You should give me money to travel to Norway.
Because I dream of it every day and I am too poor

to go without your funding. All the Duolingo, YouTube,
Tiktok, Facebook, Netflix, and Google images will not show me

what it feels like to stand beside the Jørgenrud farm,
to see the dead family tombstones, to feel my ears full

of the Norwegian language, the Norwegian birds,
the Norwegian car horns and dogs. The internet cannot sit me

in a cousin’s living room, or fill my lungs with the air
inside a stave church that literal centuries of people have prayed in.

The midnight sun on my hands, waterfall spray on my shoulders,
eyes full of my children on a Bergen sidewalk, mouth full of lefse,

quiet sex with my love in a mountain cabin, a parade on May 17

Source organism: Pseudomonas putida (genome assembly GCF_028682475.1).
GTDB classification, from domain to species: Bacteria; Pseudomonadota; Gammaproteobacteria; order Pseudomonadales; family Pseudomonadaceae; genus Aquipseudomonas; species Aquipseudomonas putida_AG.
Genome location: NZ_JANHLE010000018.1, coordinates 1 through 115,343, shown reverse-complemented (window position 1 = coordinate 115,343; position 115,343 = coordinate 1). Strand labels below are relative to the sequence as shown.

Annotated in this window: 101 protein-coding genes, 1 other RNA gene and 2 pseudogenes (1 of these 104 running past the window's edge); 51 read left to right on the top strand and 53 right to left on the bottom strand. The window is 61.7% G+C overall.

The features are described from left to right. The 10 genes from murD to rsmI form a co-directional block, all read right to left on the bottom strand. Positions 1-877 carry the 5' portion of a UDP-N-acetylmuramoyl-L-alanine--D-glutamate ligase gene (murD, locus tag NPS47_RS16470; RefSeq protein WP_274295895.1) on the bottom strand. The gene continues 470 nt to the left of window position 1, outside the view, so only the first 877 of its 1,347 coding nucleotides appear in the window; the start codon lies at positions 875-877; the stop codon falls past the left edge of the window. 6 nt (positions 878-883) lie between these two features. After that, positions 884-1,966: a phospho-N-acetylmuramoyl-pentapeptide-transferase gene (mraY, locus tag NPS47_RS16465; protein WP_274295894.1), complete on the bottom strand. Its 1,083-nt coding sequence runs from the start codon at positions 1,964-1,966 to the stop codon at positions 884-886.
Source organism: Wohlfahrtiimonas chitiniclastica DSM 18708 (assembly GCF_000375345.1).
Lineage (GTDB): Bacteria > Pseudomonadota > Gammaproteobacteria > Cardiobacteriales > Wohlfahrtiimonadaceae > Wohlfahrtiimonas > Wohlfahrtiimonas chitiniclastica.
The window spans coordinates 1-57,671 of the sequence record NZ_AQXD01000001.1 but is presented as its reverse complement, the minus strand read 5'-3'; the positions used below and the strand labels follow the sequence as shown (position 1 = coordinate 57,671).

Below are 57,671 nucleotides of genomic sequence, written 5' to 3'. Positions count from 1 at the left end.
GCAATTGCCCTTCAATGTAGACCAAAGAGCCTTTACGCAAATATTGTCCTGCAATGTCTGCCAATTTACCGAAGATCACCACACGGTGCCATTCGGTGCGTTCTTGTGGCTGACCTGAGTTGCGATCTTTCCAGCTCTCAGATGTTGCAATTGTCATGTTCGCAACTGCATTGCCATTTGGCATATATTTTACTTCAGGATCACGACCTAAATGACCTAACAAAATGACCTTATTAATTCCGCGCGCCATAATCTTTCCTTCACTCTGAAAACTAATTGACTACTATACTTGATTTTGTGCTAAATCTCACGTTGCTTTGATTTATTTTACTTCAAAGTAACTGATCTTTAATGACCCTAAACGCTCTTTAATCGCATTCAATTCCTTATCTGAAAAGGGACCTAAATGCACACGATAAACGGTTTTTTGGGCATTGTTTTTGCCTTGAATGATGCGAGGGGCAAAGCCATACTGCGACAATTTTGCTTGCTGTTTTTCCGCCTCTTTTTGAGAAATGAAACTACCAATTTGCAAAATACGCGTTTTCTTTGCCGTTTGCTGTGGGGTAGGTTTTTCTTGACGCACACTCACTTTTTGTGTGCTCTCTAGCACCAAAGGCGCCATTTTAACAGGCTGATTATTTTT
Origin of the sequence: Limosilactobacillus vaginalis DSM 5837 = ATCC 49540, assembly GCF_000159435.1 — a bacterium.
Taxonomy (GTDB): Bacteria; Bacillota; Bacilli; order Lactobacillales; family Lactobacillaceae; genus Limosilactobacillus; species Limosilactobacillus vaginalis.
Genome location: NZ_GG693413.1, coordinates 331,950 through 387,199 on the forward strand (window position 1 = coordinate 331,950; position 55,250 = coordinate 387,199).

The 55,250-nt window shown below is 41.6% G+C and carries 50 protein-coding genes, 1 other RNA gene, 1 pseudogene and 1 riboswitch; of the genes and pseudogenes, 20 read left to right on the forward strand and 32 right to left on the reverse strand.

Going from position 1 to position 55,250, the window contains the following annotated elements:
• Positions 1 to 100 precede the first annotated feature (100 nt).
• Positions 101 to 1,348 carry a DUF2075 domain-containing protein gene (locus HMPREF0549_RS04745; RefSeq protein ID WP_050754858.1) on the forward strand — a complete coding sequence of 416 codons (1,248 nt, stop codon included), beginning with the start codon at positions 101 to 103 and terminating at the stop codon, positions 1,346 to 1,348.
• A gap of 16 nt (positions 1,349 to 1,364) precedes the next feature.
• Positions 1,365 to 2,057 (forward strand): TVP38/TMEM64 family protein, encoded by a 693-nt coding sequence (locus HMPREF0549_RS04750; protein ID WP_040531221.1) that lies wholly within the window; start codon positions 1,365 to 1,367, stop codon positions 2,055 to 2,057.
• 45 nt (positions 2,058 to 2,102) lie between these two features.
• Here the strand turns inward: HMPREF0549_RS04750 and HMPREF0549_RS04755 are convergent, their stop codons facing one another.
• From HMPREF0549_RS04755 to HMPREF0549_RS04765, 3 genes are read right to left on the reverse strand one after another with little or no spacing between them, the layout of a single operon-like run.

clamoring all my senses at once. Assimilation as Americans leaves me

no bunad, no fiskesuppe, no Ibsen, no rosemåling, no bestefar
telling stories about waist-deep snow.  Dear grant review committee,

can’t you see I need to squint my eyes beside a train track over there,
waiting? If you pay for me to write poems on that land for a book

that may or may not get published, then I can pay for my family to go.
Can’t you see I need them to touch the dirt too, for small stones

to come home in the children’s luggage which will sit decades
on a bookshelf? Can’t you see I need to hear my love’s familiar laugh

on an Oslo bus? I will get a letter of affiliation, calculate the itinerary costs,
justify every scrap of it, then dutifully write it– mostly for me and us,

but I’ll tag you in the acknowledgements. Please, at the risk of sounding desperate,
let me experience what it feels like to take my name home after a century gone.